Parathyroid Q&A is a community of experts and patients dedicated to understanding and treating Parathyroid Disease.


Does parathyroid surgery have to be performed for primary hyperparathyroidism if I don't have any symptoms? Can nutrition or natural medicine correct hyperparathyroidism?

Deva Boone
Answer authored by Deva Boone
Deva Boone, MD is the founder of the Southwest Parathyroid Center. As one of the most experienced parathyroid surgeons in the U.S., she has treated thousands of patients with parathyroid conditions.

The only known cure for primary hyperparathyroidism (pHPT) is an operation: parathyroidectomy. It’s natural to wonder whether this needs to be done, though, if you aren’t experiencing any ill effects from the condition. Many patients with pHPT report symptoms like fatigue, brain fog, low energy, body aches, and insomnia. But a few patients say that they feel just fine. These patients often ask me if they really need to treat something that is not causing a problem. And if they do need to treat it, they would prefer something less invasive than an operation.

There are two separate issues here. First, does parathyroid disease need to be treated if you don’t have any symptoms? The answer here is fairly straightforward. We know that untreated parathyroid disease can lead to significant health effects in the long-term, including kidney disease, osteoporosis (and bone fractures), hypertension, and cardiac arrhythmias. We can prevent these issues by curing the parathyroid disease. Even if you feel fine right now, you don’t want to put yourself at risk in the future.

The second question is: Is there a non-surgical treatment for parathyroid disease? Nutrition and lifestyle are important for maintaining health, but unfortunately they cannot be used to treat primary hyperparathyroidism. We have medications that can treat symptoms, but do not have any medications that will cure the disease. Parathyroid surgery remains the only cure.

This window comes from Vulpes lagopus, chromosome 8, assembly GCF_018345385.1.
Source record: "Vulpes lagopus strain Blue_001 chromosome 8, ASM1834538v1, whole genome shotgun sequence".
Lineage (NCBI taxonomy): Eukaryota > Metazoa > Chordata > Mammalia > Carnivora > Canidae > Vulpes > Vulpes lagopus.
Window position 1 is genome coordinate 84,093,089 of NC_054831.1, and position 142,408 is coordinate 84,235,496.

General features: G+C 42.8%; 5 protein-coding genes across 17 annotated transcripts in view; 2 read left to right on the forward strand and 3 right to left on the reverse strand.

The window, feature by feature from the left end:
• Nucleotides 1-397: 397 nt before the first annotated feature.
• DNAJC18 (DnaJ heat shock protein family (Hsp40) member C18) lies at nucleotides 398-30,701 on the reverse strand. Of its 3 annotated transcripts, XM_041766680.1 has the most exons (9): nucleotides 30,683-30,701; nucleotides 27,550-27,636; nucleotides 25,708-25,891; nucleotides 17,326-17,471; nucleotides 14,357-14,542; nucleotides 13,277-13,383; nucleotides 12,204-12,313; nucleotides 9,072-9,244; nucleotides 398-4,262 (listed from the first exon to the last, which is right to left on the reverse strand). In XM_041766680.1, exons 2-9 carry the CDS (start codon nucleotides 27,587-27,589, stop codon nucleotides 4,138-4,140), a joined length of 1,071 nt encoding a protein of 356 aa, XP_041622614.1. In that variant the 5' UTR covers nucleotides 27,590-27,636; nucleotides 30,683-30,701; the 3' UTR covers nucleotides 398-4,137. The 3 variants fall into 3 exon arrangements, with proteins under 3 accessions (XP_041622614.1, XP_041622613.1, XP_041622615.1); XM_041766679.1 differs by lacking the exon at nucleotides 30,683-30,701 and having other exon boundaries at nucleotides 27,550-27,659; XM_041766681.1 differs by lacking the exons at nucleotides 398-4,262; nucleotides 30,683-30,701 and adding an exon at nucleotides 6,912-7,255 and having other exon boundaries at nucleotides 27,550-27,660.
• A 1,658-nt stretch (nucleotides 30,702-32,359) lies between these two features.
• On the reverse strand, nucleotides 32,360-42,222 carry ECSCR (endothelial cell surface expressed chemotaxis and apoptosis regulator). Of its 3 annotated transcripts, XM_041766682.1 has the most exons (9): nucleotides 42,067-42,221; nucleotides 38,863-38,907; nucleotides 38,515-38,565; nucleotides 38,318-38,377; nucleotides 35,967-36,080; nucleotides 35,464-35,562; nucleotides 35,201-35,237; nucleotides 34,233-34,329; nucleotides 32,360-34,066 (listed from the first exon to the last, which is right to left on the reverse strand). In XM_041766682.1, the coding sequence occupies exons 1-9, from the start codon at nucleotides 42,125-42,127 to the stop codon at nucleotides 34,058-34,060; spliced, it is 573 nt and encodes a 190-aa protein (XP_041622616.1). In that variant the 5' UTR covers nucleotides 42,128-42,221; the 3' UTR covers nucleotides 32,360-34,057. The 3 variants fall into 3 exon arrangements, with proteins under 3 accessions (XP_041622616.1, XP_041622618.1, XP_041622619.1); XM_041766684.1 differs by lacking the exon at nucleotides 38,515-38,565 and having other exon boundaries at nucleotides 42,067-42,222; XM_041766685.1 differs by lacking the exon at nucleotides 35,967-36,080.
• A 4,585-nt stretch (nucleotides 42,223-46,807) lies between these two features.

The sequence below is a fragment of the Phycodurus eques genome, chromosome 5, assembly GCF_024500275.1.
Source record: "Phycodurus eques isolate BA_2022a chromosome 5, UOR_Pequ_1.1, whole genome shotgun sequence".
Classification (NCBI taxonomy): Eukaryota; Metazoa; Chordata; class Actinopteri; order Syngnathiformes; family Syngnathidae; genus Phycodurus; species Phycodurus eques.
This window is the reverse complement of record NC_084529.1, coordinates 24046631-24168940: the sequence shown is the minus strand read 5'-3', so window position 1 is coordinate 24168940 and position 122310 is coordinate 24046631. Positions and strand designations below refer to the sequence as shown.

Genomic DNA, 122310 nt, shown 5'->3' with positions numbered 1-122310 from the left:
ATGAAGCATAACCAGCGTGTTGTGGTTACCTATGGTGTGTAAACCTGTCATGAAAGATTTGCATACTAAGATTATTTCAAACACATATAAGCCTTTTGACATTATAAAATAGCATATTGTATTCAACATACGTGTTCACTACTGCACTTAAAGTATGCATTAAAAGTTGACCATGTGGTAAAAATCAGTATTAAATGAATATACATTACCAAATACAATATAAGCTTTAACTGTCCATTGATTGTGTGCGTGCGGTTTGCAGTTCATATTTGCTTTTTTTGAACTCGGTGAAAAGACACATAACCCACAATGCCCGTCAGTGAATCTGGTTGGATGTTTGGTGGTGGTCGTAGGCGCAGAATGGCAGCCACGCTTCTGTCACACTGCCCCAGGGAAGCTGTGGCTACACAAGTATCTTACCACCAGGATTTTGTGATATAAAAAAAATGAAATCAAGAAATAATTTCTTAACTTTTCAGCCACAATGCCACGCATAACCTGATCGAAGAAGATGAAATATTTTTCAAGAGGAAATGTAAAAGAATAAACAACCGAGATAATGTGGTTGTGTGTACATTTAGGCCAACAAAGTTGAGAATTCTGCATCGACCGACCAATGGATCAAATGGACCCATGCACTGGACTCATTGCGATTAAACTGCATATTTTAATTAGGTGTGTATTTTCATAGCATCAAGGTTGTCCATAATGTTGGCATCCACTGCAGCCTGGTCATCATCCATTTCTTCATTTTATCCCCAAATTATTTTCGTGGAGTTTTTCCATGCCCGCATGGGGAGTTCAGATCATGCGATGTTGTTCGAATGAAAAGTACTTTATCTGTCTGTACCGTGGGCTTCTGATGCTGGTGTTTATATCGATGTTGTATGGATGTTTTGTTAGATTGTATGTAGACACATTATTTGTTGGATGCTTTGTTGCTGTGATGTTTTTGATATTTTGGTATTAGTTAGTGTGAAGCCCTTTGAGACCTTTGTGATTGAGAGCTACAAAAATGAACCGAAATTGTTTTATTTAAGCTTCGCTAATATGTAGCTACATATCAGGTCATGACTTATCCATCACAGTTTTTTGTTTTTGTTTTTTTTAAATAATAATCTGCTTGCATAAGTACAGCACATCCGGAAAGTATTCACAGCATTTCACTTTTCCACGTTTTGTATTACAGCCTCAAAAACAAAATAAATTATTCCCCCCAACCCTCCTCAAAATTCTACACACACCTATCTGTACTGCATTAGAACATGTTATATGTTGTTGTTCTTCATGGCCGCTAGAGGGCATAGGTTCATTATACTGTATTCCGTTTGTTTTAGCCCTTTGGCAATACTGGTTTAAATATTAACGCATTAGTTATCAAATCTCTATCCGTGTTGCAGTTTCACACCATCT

Some people will still choose to avoid or delay surgery, and for those patients, here is what I recommend: 1. Maintain a healthy diet. This is important for everyone! You do not need to avoid calcium-containing foods entirely. You can have a moderate amount of calcium in your diet. 2. Do not take Vitamin D or calcium supplements. pHPT causes “low Vitamin D” - you do not want to treat this prior to parathyroid surgery, since Vitamin D supplementation can further raise your calcium. 3. Exercise regularly. This is another one that is very important for everyone. Regular exercise is good for your brain, heart, and bones, so it may mitigate some of the negative health effects of parathyroid disease. 4. Read about parathyroid disease and connect with other parathyroid patients online. The more you know about the condition, the better you will be able to advocate for your own health.

Operation Primary HPT Treatment